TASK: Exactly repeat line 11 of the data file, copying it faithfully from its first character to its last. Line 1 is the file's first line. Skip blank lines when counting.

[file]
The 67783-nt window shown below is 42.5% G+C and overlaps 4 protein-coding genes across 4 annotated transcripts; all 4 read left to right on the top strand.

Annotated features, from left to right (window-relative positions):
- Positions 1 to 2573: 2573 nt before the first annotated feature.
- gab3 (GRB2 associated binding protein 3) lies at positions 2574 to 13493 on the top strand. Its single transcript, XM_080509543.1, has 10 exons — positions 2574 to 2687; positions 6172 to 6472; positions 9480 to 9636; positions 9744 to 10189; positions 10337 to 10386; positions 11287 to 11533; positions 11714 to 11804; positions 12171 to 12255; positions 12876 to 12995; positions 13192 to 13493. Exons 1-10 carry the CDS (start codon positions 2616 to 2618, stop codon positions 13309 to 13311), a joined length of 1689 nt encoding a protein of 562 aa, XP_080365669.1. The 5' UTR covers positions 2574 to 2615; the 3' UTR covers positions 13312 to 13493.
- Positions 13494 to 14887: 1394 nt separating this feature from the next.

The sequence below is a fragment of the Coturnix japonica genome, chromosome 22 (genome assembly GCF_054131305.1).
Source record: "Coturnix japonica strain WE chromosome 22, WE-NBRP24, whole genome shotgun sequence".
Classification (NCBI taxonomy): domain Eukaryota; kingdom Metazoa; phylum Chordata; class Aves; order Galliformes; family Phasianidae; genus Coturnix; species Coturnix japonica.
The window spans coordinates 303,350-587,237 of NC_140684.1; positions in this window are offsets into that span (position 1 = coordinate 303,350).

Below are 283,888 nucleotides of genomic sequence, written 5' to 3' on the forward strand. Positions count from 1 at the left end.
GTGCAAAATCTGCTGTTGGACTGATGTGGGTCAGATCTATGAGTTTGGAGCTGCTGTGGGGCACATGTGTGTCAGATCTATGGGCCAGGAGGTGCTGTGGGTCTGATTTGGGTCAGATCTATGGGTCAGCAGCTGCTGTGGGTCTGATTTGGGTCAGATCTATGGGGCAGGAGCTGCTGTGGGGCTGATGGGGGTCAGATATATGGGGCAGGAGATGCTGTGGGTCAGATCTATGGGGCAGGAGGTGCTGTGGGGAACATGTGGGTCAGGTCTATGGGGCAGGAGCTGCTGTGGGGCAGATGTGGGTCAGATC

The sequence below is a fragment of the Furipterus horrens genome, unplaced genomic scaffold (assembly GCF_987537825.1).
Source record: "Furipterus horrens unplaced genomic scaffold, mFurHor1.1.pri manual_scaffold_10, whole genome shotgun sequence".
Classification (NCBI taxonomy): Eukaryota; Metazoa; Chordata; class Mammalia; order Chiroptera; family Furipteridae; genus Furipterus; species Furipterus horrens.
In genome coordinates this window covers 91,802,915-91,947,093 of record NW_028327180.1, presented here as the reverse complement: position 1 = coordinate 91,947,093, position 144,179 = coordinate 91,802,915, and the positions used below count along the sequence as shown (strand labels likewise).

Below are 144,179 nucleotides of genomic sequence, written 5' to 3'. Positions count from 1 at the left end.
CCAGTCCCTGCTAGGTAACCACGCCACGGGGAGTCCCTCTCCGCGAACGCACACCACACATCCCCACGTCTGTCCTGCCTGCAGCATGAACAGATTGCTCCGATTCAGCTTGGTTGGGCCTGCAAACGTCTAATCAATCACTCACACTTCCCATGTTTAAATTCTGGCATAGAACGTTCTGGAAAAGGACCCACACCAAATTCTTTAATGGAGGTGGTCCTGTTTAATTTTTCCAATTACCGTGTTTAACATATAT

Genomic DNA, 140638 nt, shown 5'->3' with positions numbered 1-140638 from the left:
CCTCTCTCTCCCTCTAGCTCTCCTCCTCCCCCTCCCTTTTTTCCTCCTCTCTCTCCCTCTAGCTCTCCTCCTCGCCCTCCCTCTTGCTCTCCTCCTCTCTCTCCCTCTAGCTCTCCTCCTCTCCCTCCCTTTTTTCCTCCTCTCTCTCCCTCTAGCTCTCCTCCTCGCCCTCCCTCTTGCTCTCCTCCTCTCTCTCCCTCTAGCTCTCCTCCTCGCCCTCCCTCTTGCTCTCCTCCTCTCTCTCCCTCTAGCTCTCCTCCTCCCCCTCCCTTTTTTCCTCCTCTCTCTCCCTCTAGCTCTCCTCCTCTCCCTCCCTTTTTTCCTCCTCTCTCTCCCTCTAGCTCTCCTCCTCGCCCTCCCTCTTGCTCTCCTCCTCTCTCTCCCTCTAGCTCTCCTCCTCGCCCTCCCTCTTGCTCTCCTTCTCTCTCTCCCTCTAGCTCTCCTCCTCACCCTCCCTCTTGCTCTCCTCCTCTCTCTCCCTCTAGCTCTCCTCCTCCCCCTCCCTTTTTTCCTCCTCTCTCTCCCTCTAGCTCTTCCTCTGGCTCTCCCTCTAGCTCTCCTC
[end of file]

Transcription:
GTGCAAAATCTGCTGTTGGACTGATGTGGGTCAGATCTATGAGTTTGGAGCTGCTGTGGGGCACATGTGTGTCAGATCTATGGGCCAGGAGGTGCTGTGGGTCTGATTTGGGTCAGATCTATGGGTCAGCAGCTGCTGTGGGTCTGATTTGGGTCAGATCTATGGGGCAGGAGCTGCTGTGGGGCTGATGGGGGTCAGATATATGGGGCAGGAGATGCTGTGGGTCAGATCTATGGGGCAGGAGGTGCTGTGGGGAACATGTGGGTCAGGTCTATGGGGCAGGAGCTGCTGTGGGGCAGATGTGGGTCAGATC